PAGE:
New old-growth logging rules threaten viability of Nakusp mill, owner warns – BC News

John Boivin, Local Journalism Initiative Reporter, The Valley Voice – | History: 364062

The owner of a sawmill in Nakusp warns that new provincial logging rules are hitting his business hard – and the village mayor says the province must act to protect jobs in the community.

Dan Wiebe says Box Lake Lumber needs a reprieve from new rules postponing the harvest of old logs in order to retool the operation to stay in business.

“We are looking at a one-year window to make a transition,” he told the voice of the valley. “We have already put some things in place to work on [relying] more on secondary wood.

Last fall, the provincial government announced it would postpone logging of old-growth forests “to prevent irreversible loss of biodiversity while First Nations, the province and other partners develop a new approach to sustainable forest management. forests that prioritizes healthy ecosystems and thriving communities”.

To support the postponement process, BC Timber Sales immediately ceased advertising and selling licenses in affected areas.

But the postponement means Box Lake Lumber has lost half the wood supply it needs to make its split-rail fencing, landscaping logs and other value-added wood products it sells. , says Wiebe. The company employs around 40 people and sells nationwide and in Europe.

But even if they survive, the nearly 40-year-old plant will likely be smaller than before.

“We’re trying to find a way forward – we’re trying to find a transition phase,” says Wiebe. “The factory has to adapt and it will certainly have to reduce its workforce.”

The mayor challenges the province

The mayor of Nakusp is also pushing for help with Box Lake Lumber. Tom Zeleznik has contacted local MP (and minister responsible for forests) Katrine Conroy to see what can be done to help the plant. He says a ministry official has already been to town to meet with the company.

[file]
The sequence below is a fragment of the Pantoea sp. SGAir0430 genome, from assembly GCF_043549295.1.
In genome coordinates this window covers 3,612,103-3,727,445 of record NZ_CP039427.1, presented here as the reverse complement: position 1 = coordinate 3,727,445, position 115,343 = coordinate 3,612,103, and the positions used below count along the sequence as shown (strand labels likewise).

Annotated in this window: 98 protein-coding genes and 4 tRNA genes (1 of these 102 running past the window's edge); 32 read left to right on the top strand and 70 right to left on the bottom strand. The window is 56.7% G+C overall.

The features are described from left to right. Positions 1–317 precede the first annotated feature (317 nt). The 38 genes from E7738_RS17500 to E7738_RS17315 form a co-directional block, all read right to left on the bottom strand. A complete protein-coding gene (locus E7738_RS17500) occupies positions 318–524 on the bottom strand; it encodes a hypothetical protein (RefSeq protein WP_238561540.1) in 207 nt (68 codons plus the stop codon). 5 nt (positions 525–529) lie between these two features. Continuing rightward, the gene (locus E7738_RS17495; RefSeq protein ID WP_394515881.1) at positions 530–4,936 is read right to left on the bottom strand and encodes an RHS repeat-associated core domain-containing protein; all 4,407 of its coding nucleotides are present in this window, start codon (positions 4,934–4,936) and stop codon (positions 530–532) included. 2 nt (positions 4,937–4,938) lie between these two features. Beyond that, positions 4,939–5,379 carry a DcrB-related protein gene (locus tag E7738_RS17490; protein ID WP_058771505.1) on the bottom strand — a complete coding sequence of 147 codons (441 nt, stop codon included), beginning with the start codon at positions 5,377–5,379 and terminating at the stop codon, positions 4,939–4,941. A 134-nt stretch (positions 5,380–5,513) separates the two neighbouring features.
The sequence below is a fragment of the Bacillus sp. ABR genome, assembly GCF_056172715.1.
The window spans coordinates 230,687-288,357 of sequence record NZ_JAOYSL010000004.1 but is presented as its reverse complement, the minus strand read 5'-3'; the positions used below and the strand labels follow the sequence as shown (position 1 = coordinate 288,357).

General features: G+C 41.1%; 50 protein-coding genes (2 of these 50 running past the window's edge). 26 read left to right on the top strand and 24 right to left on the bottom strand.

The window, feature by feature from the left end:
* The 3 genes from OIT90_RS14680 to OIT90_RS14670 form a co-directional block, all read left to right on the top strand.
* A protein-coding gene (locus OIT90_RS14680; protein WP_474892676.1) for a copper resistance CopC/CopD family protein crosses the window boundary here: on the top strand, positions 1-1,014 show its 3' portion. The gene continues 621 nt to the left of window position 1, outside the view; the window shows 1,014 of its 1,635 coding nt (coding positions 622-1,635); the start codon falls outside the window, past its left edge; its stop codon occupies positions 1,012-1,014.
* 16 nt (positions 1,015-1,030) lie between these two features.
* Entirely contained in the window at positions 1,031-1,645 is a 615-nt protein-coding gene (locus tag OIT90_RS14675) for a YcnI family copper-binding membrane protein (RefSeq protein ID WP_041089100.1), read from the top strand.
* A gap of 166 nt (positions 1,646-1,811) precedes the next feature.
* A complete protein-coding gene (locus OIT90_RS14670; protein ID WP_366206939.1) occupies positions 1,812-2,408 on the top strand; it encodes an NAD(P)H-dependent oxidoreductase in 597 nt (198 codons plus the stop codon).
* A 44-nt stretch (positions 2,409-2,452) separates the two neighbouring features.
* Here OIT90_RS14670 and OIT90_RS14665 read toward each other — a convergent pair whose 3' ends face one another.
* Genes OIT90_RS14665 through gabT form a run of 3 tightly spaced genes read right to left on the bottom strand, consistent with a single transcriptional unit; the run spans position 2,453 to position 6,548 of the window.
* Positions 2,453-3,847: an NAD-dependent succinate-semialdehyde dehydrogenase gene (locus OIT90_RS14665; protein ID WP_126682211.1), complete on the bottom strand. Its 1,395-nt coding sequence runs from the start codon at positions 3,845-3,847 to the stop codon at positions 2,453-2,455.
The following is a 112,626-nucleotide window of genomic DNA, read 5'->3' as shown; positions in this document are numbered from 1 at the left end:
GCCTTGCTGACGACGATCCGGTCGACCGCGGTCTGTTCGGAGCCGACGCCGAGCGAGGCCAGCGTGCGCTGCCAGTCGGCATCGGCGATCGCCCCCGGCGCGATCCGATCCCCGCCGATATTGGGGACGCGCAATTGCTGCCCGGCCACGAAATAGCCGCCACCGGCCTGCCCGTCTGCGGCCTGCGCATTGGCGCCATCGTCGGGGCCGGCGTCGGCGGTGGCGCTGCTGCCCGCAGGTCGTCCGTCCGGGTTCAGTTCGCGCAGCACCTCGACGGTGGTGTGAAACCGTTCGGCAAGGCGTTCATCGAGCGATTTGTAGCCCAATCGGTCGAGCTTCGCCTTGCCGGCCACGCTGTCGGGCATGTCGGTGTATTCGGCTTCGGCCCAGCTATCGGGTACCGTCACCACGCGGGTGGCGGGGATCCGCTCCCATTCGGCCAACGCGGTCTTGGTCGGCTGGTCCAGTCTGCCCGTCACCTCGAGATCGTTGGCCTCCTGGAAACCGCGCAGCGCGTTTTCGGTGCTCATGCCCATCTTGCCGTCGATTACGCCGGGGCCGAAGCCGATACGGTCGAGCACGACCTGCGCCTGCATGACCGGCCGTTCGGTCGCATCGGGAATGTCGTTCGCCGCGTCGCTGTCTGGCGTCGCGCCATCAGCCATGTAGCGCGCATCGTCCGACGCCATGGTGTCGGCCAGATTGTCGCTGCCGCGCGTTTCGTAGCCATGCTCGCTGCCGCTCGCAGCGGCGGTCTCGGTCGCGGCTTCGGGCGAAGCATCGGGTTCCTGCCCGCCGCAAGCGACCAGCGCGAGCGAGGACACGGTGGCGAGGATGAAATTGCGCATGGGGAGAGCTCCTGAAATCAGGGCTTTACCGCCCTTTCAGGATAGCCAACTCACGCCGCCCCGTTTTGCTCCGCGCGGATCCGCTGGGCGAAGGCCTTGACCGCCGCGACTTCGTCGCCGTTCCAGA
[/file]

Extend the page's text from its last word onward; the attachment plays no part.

“Takeaway from this meeting: Everyone understands that due to this new provincial forest land use planning, it may be difficult to find a short-term solution to keep it running,” Zeleznik wrote in a statement. report to his council. “However, by brainstorming together, we generated a few ideas. We’ll meet again soon to see if any ideas come to fruition.

Zeleznik says meetings are scheduled for late March to see what can be done to help Box Lake.

He noted that Box Lake has spent over $1 million on new equipment that would produce certified/stamped products for export from the region. But instead of growing, “without warning, community consultation, or time to adjust to these immediate changes, this business could close,” Zeleznik warned.

Weibe says it’s too early to tell what will happen to his business.

“We are only in the early stages, we will know more over time,” he says. “I’m trying to stay positive as it goes, and hopefully something can be done. But we won’t know until we give them the opportunity to do something.